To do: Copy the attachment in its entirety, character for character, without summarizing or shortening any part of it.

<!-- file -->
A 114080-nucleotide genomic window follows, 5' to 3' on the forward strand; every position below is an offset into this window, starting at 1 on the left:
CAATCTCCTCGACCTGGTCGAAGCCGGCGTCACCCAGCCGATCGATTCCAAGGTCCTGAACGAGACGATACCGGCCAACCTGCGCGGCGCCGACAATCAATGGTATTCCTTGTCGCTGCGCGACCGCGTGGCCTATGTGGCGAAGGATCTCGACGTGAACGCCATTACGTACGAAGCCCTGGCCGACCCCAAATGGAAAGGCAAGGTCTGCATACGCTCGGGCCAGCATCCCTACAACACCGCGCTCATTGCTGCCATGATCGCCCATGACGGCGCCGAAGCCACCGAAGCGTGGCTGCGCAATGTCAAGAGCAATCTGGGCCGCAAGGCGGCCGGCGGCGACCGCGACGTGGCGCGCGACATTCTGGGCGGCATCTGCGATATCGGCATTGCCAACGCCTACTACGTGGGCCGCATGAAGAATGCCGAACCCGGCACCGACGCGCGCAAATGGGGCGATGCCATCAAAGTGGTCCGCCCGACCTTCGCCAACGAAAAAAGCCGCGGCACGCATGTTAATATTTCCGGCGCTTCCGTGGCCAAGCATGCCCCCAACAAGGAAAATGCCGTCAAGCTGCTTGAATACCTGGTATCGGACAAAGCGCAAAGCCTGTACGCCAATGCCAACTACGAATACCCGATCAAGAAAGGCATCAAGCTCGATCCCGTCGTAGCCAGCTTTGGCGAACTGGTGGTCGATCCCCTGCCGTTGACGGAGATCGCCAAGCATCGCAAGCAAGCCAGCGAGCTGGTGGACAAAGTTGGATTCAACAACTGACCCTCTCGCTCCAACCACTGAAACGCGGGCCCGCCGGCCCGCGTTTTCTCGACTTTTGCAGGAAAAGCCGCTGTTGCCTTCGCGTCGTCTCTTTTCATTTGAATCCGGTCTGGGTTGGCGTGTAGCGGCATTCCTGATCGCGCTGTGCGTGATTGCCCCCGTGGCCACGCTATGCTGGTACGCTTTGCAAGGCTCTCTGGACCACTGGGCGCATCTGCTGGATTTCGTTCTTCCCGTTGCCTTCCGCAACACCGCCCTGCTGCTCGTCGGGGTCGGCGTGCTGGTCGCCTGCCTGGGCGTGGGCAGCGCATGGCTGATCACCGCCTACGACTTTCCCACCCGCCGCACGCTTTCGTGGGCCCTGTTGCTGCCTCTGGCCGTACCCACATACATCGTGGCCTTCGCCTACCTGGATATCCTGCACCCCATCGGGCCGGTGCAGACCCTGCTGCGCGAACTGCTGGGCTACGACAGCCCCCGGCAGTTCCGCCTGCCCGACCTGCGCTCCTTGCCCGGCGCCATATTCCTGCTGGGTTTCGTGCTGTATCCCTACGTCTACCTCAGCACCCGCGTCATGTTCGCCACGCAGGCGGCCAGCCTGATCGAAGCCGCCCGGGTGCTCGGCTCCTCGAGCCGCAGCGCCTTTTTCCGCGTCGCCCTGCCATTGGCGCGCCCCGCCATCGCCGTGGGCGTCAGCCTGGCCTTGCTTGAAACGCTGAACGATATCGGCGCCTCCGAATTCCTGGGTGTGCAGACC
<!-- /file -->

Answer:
A 114080-nucleotide genomic window follows, 5' to 3' on the forward strand; every position below is an offset into this window, starting at 1 on the left:
CAATCTCCTCGACCTGGTCGAAGCCGGCGTCACCCAGCCGATCGATTCCAAGGTCCTGAACGAGACGATACCGGCCAACCTGCGCGGCGCCGACAATCAATGGTATTCCTTGTCGCTGCGCGACCGCGTGGCCTATGTGGCGAAGGATCTCGACGTGAACGCCATTACGTACGAAGCCCTGGCCGACCCCAAATGGAAAGGCAAGGTCTGCATACGCTCGGGCCAGCATCCCTACAACACCGCGCTCATTGCTGCCATGATCGCCCATGACGGCGCCGAAGCCACCGAAGCGTGGCTGCGCAATGTCAAGAGCAATCTGGGCCGCAAGGCGGCCGGCGGCGACCGCGACGTGGCGCGCGACATTCTGGGCGGCATCTGCGATATCGGCATTGCCAACGCCTACTACGTGGGCCGCATGAAGAATGCCGAACCCGGCACCGACGCGCGCAAATGGGGCGATGCCATCAAAGTGGTCCGCCCGACCTTCGCCAACGAAAAAAGCCGCGGCACGCATGTTAATATTTCCGGCGCTTCCGTGGCCAAGCATGCCCCCAACAAGGAAAATGCCGTCAAGCTGCTTGAATACCTGGTATCGGACAAAGCGCAAAGCCTGTACGCCAATGCCAACTACGAATACCCGATCAAGAAAGGCATCAAGCTCGATCCCGTCGTAGCCAGCTTTGGCGAACTGGTGGTCGATCCCCTGCCGTTGACGGAGATCGCCAAGCATCGCAAGCAAGCCAGCGAGCTGGTGGACAAAGTTGGATTCAACAACTGACCCTCTCGCTCCAACCACTGAAACGCGGGCCCGCCGGCCCGCGTTTTCTCGACTTTTGCAGGAAAAGCCGCTGTTGCCTTCGCGTCGTCTCTTTTCATTTGAATCCGGTCTGGGTTGGCGTGTAGCGGCATTCCTGATCGCGCTGTGCGTGATTGCCCCCGTGGCCACGCTATGCTGGTACGCTTTGCAAGGCTCTCTGGACCACTGGGCGCATCTGCTGGATTTCGTTCTTCCCGTTGCCTTCCGCAACACCGCCCTGCTGCTCGTCGGGGTCGGCGTGCTGGTCGCCTGCCTGGGCGTGGGCAGCGCATGGCTGATCACCGCCTACGACTTTCCCACCCGCCGCACGCTTTCGTGGGCCCTGTTGCTGCCTCTGGCCGTACCCACATACATCGTGGCCTTCGCCTACCTGGATATCCTGCACCCCATCGGGCCGGTGCAGACCCTGCTGCGCGAACTGCTGGGCTACGACAGCCCCCGGCAGTTCCGCCTGCCCGACCTGCGCTCCTTGCCCGGCGCCATATTCCTGCTGGGTTTCGTGCTGTATCCCTACGTCTACCTCAGCACCCGCGTCATGTTCGCCACGCAGGCGGCCAGCCTGATCGAAGCCGCCCGGGTGCTCGGCTCCTCGAGCCGCAGCGCCTTTTTCCGCGTCGCCCTGCCATTGGCGCGCCCCGCCATCGCCGTGGGCGTCAGCCTGGCCTTGCTTGAAACGCTGAACGATATCGGCGCCTCCGAATTCCTGGGTGTGCAGACC